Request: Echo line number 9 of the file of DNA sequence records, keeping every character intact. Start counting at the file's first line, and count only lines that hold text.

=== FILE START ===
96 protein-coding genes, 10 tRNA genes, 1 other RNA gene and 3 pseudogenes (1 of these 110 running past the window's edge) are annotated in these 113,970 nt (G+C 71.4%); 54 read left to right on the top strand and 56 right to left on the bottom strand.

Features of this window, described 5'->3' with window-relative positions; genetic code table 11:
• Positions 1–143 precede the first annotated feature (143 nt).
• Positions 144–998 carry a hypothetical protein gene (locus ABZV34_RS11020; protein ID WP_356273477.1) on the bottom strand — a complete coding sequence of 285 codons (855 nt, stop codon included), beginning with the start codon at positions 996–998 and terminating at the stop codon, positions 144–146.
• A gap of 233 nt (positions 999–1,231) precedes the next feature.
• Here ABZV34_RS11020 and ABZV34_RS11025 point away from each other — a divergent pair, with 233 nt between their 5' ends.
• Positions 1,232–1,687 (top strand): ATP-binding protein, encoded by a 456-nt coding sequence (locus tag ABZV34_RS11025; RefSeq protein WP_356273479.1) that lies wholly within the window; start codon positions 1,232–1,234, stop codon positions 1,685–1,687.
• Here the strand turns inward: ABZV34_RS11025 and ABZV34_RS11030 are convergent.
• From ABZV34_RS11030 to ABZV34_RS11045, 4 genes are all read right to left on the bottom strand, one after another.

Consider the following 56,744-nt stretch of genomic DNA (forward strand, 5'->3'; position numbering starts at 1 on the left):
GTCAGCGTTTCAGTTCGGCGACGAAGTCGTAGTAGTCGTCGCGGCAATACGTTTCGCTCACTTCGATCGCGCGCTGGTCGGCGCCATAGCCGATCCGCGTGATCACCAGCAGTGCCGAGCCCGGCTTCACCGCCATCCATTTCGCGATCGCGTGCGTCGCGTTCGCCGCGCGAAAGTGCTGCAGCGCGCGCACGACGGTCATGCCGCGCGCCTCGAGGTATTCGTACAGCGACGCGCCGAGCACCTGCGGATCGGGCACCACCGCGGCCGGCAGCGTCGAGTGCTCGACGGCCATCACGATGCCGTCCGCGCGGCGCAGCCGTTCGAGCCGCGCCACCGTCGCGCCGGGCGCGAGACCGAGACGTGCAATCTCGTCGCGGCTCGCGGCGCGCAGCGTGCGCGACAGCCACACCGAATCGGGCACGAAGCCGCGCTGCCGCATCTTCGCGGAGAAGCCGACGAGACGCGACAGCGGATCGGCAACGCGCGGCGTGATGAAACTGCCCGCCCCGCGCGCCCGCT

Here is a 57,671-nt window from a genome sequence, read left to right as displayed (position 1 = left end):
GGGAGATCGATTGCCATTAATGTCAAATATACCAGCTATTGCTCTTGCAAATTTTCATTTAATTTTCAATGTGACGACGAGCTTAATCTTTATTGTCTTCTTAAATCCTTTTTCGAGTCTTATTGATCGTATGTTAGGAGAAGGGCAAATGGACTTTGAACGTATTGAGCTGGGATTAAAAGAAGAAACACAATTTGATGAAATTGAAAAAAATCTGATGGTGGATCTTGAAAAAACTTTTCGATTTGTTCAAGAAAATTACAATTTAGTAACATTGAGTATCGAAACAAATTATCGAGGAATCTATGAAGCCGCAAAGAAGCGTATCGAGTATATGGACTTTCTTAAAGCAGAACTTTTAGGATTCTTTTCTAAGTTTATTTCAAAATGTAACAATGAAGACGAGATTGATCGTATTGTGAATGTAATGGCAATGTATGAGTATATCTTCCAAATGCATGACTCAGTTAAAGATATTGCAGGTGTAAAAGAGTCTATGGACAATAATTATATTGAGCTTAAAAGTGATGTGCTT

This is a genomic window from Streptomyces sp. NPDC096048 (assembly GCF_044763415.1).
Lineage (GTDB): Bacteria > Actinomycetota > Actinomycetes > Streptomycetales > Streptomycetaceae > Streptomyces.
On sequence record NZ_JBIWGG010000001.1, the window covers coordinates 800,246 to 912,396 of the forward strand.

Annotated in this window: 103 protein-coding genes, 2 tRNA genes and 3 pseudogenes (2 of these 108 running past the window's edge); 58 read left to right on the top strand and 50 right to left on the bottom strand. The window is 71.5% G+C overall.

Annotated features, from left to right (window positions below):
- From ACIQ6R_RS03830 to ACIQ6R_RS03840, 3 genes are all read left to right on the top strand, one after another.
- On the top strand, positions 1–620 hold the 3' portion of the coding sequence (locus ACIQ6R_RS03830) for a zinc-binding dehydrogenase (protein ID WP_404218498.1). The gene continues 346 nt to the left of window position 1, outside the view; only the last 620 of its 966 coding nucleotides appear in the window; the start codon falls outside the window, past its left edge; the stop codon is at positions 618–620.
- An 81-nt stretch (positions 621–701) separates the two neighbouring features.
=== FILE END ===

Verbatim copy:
• From ABZV34_RS11030 to ABZV34_RS11045, 4 genes are all read right to left on the bottom strand, one after another.